We are use to using Get-WmiObject to retrieve information from WMI. if you have been following this blog for any length of time you will have see lots of examples of that particular cmdlet. The CIM equivalent is Get-CIMInstance. It might appear that Get-CIMClass would be used but that is used to get information about the WMI class itself. think Get-WmiObject –List on steroids.
This should be familiar
Get-WmiObject -Class Win32_ComputerSystem
The direct comparison is
Get-CimInstance -ClassName Win32_ComputerSystem
We can run WQL queries
$q = “SELECT * FROM Win32_ComputerSystem”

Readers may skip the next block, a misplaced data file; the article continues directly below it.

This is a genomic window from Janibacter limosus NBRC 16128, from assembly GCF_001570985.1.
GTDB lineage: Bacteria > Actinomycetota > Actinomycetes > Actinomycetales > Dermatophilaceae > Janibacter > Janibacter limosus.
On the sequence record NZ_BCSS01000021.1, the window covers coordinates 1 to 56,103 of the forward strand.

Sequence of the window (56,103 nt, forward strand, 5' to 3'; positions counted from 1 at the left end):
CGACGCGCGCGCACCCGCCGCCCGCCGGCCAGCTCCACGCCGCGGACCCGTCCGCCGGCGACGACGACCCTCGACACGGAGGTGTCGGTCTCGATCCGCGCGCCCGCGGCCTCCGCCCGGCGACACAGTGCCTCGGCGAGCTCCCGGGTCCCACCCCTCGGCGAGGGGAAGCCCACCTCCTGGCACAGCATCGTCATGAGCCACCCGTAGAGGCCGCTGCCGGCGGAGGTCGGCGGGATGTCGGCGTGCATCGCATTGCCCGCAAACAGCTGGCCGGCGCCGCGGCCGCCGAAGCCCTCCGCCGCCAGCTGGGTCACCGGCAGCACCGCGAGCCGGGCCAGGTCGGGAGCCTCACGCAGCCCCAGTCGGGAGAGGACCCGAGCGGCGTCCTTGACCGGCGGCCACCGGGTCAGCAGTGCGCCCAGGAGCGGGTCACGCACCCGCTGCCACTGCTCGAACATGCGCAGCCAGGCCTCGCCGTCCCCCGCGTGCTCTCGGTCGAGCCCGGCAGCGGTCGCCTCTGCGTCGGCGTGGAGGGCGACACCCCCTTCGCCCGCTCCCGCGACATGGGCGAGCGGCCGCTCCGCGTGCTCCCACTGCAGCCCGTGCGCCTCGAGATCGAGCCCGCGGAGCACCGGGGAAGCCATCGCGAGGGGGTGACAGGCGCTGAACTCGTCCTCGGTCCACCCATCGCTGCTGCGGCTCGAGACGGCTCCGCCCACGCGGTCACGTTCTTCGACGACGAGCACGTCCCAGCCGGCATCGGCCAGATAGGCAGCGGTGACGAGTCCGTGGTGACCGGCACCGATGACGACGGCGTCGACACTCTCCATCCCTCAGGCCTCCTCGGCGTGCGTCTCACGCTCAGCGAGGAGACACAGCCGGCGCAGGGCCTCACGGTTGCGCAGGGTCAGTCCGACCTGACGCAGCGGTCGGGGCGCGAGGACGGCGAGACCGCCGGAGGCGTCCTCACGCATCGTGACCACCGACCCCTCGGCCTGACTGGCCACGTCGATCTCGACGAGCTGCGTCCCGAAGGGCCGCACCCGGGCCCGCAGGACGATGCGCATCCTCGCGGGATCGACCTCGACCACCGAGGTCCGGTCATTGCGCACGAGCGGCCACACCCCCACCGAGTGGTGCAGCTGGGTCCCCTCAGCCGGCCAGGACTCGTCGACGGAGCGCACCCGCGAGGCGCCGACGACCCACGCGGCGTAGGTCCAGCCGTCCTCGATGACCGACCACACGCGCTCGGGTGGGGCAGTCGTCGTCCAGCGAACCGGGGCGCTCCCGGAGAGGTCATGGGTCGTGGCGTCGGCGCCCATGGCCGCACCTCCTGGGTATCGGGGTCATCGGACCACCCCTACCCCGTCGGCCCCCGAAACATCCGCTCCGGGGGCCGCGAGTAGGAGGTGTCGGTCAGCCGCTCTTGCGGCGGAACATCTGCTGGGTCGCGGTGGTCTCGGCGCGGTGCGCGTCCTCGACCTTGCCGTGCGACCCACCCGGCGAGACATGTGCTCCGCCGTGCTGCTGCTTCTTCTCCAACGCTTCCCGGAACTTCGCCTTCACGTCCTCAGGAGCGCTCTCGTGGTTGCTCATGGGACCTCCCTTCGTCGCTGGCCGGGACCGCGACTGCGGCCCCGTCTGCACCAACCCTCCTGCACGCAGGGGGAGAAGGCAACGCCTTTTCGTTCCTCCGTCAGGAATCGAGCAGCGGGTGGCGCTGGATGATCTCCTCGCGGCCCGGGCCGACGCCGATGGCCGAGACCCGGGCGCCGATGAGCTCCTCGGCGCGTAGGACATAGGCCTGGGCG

Get-WmiObject -Query $q
Get-CimInstance -Query $q
And we can filter
Get-WmiObject -Class Win32_LogicalDisk -Filter “DriveType=3”
Get-CimInstance -ClassName Win32_LogicalDisk -Filter “DriveType=3”
Another difference is that CIM cmdlets tend to default to a table output but WMI cmdlets tend to default to a list
We can even select properties
Get-WmiObject -Class Win32_LogicalDisk -Filter “DriveType=3” -Property DeviceID, FreeSpace, Size
Get-CimInstance -ClassName Win32_LogicalDisk -Filter “DriveType=3” -SelectProperties DeviceID, FreeSpace, Size
Here we get a big difference
WMI returns the properties we asked for plus the System properties (those starting with __) for the class. CIM returns the whole object but only the select properties and the system type properties are populated.
So far you could be forgiven for thinking these are very similar and we don’t need both. The big differences come when we look at access remote machines next time.